The Letter to the Hebrews describes this prayer of the suffering Christ to the Father: "In the days of His flesh, Jesus offered up prayers and supplications, with loud cries and tears, to Him who was able to save Him from death, and He was heard for His godly fear" (Heb 5:7). The sacred liturgy is precisely the experience in faith, here and now, of the Face and of the voice of the living Christ; of the penetrating gaze from the Cross and of the prayer from the Cross; of the gaze that searches hearts and of the prayer that pierces the heavens and fills the whole cosmos.

The Supreme Work of the Church

In the Second Reading, Saint James says, "I by my works will show you my faith" (Jas 2:18). The Church, the assembled body of believers, shows forth her faith by doing the work of the liturgy. The liturgy is the supreme work of the Church, the source and summit of all her works, the highest expression of her faith, the work done always, in every place, by all believers, "from the rising of the sun to its setting" (Mal 1:11, E.P. III). Just as a faith without works is dead, so too, a church without the Most Holy Eucharist is no church at all.

Love's Work

The doing of the Eucharist in obedience to Christ's command, "Do this in remembrance of me" (1 Cor 11:24), shows forth the mystery of the Cross, and makes it present. The Cross is Christ's own work, the immense work of redeeming love accomplished with hands outstretched upon the wood. The liturgy of September 14th sings, "This was Love's great work that death should die, when Life itself was slain upon the tree" (Antiphon, 2nd Vespers). The Cross is the work of love "obedient unto death" (Phil 2:8), the work of a "love "strong as death" (Ct 8:6).

The Cruciform Work of the Eucharist

The death of the crucified Jesus signifies the completion of His work in the Spirit. Jesus prays, "Father, I glorified thee on earth, having accomplished the work which thou gavest me to do" (Jn 17:4), and then, from the Cross, He utters, "It is finished" (Jn 19:30). In the Eucharist, the work of Christ intersects the work of the Church. The cruciform work of the Eucharist reveals the faith of the Church and shows forth the Cross, the key to Christ's identity.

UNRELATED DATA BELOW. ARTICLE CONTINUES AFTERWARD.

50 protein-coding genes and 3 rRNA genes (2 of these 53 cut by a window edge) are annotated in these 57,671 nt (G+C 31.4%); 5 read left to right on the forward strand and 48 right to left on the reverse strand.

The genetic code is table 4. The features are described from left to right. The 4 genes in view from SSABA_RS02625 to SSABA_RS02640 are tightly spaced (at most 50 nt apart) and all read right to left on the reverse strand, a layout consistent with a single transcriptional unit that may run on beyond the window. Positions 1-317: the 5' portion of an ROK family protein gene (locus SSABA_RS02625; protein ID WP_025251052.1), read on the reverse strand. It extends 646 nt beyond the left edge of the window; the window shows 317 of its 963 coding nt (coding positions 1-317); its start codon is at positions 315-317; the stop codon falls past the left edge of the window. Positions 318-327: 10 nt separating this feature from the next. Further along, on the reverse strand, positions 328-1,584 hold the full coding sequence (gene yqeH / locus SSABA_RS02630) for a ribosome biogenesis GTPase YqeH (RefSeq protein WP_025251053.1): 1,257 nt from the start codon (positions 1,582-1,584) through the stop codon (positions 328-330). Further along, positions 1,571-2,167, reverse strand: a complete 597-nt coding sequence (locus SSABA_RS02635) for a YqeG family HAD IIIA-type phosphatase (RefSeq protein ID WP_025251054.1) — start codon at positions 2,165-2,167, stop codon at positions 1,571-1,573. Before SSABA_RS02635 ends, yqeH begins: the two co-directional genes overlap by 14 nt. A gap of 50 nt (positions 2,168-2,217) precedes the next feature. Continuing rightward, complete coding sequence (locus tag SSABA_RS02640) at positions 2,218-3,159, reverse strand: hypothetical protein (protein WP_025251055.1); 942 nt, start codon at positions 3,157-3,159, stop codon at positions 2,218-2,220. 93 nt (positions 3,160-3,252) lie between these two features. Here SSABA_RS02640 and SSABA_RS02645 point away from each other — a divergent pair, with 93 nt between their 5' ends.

Jesus Crucified

Before the work of the Cross was accomplished, not even Peter held the key to the identity of his Master. "Who do you say that I am" (Mk 8:29)? At one level, Peter answered correctly. "You are the Christ" (Mk 8:29). Nonetheless, the separation of the Christ from the Cross so compromised Jesus' mission, and so distorted His identity, that Peter was sharply rebuked. "Get behind me Satan! For you are not on the side of God, but of men" (Mk 8:33). There is no half-truth so dangerous to the faith of Christians as the separation of Jesus the Christ from the mystery of the Cross.

The Cross and Our Life

What is true of Christ is true of Christians. The lifework of the Christian, quite apart from any gifts, accomplishments, words, or deeds, is the work of the Cross, the surrender of self to the Father in the crucible of suffering. Paul says it: "I rejoice in my sufferings for your sake, and in my flesh I complete what is lacking in Christ's afflictions for the sake of His body, that is, the church" (Col 1:24). The identity of the Christian is inextricably bound, I want to say, nailed, to the wood of the Cross. "If any man would come after me, let him deny himself and take up his cross and follow me" (Mk 8:34).

To the Altar and the Cross

Because the essential work of the Christian is the Cross, it is also the Holy Sacrifice of the Mass, for in the crucible of the Mass, suffering is converted into love, and love into victory over death. And so, it is time now to do what we have announced, time to fulfill again the words of the apostle, "As often as you eat this bread and drink the cup, you proclaim the Lord's death until He comes" (1 Cor 11:26).

About Dom Mark

Dom Mark Daniel Kirby is Conventual Prior of Silverstream Priory in Stamullen, County Meath, Ireland. The ecclesial mandate of his Benedictine community is the adoration of the Most Holy Sacrament of the Altar in a spirit of reparation, and in intercession for the sanctification of priests.

Donations for Silverstream Priory